Sheikh Rogo and Makaburi were joined at the hip. Both were listed on the United States, UN and United Kingdom (UK) list of sanctioned and designated terrorists.

They both praised Al Shabaab and Al-Qaida terror attacks across the globe and openly called on militants to join Al Shabaab to fight Kenyan soldiers who crossed into Somalia in 2011.

The late Sheikh Sharif Abubakar Makaburi. [File, Standard]


Significantly, most of the killings that took place before and after their deaths were blamed on the legion of their radical followers in Mombasa, Kwale, Lamu, Kilifi, and Nairobi counties.

Reports also indicated that Makaburi assumed the leadership of Al-Qaida terror cells like Al-Hijra in Nairobi and Jaysh Ayman after Rogo was assassinated on August 27, 2012.

Earlier, on April 10, 2012, Sheikh Mohammed Kassim who was Rogo’s companion had also been killed and his body was found in Kilifi.

His relatives said he was abducted from a matatu. Kassim was linked to the Machakos Country bus blast which killed six people and injured over 60.

On April 3, 2012, the body of Sheikh Samir Khan was found dumped in Tsavo Forest in Taita Taveta along the Mombasa-Nairobi highway three days after he had been reported missing.

Sheikh Khan who was also a confidant of Rogo was also facing several terror-related charges in Mombasa courts. He was linked to the recruitment of al-Shabaab fighters in Mombasa and Kwale.

Foot soldiers targeted

Other than the clerics, the killings targeted the radical sheikh foot soldiers. Some of them are said to have crossed to neighbouring Somalia for military training and returned as sleeper agents.

This included Mahir Khalid Riziki, who the military identified as the suicide bomber in Nairobi’s DusitD2 carnage in January 2019.  He was an ardent follower of Rogo and Makaburi.

Riziki’s pathway to extremism was clearer. Born and bred in the Majengo area of Mombasa, Riziki worshipped at Musa Mosque during the era Rogo and other radical clerics preached there.

Other reports however indicated that he may have been recruited into Al Shabaab by Makaburi’s known ‘apostle’ Rashid Tumbo Kufungwa in 2013. But after the assassinations of Rogo and Makaburi, multiple sources indicate that he joined a terror cell that was based in Bondeni.

In Bondeni, he is said to have met the three notorious Shosi brothers. That is when the police in November 2014 placed him on the list of the most wanted in Mombasa.

A security truck keeps vigil outside Sakina Mosque at Majengo in Mombasa County on November 21, 2014. This is after the mosque was closed by the government and Muslims barred from praying after claims it was being used for radicalisation. [File, Standard]


The three Shosi brothers - Ismael, Idris alias Rasta and Ikrima - were also listed in the Mombasa list of the most wanted terrorists. Idris and Ismail have since been killed by the police.

Idris was killed by the police in 2014 at Bondeni. His brother Ismael took over the terror operations in Bondeni and Old Town areas of Mombasa where he spread terror.

On July 3, 2015, Ismael was linked to the assassination of a National Intelligence Service officer Hashim Shalman, 29, at Mombasa’s Old Town in Mombasa.

Shalman was heading home after prayers at the Hanisa Mosque, located off Abdel Nassir Road in Bondeni after two men clad in buibuis and wearing masks shot him at close range.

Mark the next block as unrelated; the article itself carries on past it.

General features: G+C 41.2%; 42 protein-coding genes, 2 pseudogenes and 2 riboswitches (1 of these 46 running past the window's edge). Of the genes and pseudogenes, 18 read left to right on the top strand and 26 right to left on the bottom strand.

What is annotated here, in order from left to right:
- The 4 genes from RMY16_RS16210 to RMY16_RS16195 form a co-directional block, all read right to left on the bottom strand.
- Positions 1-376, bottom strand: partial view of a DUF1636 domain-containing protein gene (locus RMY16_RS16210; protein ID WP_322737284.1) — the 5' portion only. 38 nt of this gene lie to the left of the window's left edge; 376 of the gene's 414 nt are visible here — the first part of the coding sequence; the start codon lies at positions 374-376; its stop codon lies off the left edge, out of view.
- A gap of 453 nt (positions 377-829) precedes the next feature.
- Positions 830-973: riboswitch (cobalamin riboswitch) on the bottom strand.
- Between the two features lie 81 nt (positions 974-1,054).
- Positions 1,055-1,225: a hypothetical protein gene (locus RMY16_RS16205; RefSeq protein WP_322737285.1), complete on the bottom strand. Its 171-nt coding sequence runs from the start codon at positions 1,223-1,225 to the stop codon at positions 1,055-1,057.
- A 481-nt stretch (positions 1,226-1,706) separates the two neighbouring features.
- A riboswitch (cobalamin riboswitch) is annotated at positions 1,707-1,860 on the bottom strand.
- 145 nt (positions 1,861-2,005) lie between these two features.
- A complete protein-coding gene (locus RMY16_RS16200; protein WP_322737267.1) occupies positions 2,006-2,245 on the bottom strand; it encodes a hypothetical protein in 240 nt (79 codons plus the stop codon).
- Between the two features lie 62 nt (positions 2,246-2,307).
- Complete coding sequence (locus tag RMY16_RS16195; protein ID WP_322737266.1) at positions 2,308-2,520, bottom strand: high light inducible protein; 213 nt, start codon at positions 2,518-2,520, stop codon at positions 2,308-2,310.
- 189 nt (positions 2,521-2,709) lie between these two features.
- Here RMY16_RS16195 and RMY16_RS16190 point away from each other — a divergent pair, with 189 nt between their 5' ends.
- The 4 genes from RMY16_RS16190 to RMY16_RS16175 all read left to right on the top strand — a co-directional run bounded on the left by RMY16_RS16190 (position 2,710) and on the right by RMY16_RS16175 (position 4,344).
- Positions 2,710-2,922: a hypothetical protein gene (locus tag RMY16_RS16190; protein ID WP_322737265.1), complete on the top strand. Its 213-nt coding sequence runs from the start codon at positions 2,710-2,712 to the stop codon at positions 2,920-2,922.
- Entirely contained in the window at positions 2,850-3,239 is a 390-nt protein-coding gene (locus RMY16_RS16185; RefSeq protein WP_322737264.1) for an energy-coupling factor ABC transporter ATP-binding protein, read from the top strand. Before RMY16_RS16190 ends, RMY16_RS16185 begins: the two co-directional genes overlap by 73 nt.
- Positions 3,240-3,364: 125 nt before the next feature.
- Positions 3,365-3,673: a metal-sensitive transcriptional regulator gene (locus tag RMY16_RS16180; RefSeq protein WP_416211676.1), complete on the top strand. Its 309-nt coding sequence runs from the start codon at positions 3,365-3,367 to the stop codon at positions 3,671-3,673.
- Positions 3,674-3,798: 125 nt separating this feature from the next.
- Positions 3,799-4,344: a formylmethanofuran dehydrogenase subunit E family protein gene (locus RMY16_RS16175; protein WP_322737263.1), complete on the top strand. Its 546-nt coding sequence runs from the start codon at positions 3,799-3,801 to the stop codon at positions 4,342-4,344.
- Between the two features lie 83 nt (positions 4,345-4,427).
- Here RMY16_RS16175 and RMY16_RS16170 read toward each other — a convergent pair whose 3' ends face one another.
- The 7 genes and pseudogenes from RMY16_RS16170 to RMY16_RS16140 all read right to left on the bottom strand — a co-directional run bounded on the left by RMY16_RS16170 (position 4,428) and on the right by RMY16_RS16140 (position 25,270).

Described as a highly trained Al-Qaida assassin, Ismael was also linked to the brutal murder of a Russian and German tourist in July 2016 at the Old Town. He also shot and injured a police officer who was guarding Gulf Bank in Bondeni.

In 2016, Ismael was killed by the police inside the house of Ms Fatuma Masuo, the widow of another Al-Qaida operative Kassim Omollo in Mlaleo, in the Bakarani area.

A bomb expert, according to security officials, Omollo were among the first followers of Rogo and Makaburi who were killed in 2013 and 2012.

Others were Salim Mohammed Nero, who police described as a sharpshooter. He was killed in the Kiembeni estate, Mombasa on June 27, 2013.

In October of the same year, another close ally of Rogo, Sheikh Ibrahim Omar Ismail was also assassinated.

Ismael murder was linked to leadership rivalry between different terror cells in Mombasa and Kwale following the death of Rogo.

Ismael was driving along the Mombasa-Malindi highway when gunmen opened fire on their vehicle. Three people who were in the car, Gadaffi Mohammed (Shebe), Omar Aburumesia and Issa Abdalla also died on the spot.

In mid-July 2013, security officers in Mombasa claimed that Ismael had activated an al-Shabaab cell in Mtopanga estate in Kisauni, Mombasa to revenge for the killing of Rogo.

In December 2013, the body of Faiz Mohammed Rufai, a madrasah teacher in Malindi and a close friend of Ahmed Bakshueni, was found dumped on Mamburui beach in Magarini.

According to multiple security sources, Rufai was kidnapped by radical Muslim youths in the Ngomeni area, who had chopped off his head and dumped his body in the Indian Ocean.

“Rufai was accused of being a double agent for a terror group and security agents,” said a senior security officer who worked in Mombasa between 2011 and 2016.

Bakshueni was killed by three gunmen on a motorbike near Malindi police station. Like, his close ally, Rufai is said to have been killed because he worked with security agents.

But the followers of Rogo and Makaburi from Mombasa, Kilifi and Kwale would in June 2014 emerge under the banner of Jaysh Ayman to massacre 60 villagers in Mpeketoni, Lamu.

Other cases include that of Meshack Yebei, who was considered a critical witness at the International Criminal Court (ICC) in the case against Deputy President William Ruto.

His body was found at Man eaters along the Mombasa-Nairobi highway. Other past killings include that of Mohamed Salim Aliyan on May 7, 2014, in Malindi and Pastor Joshua Muteti on November 17, 2014, in Mombasa.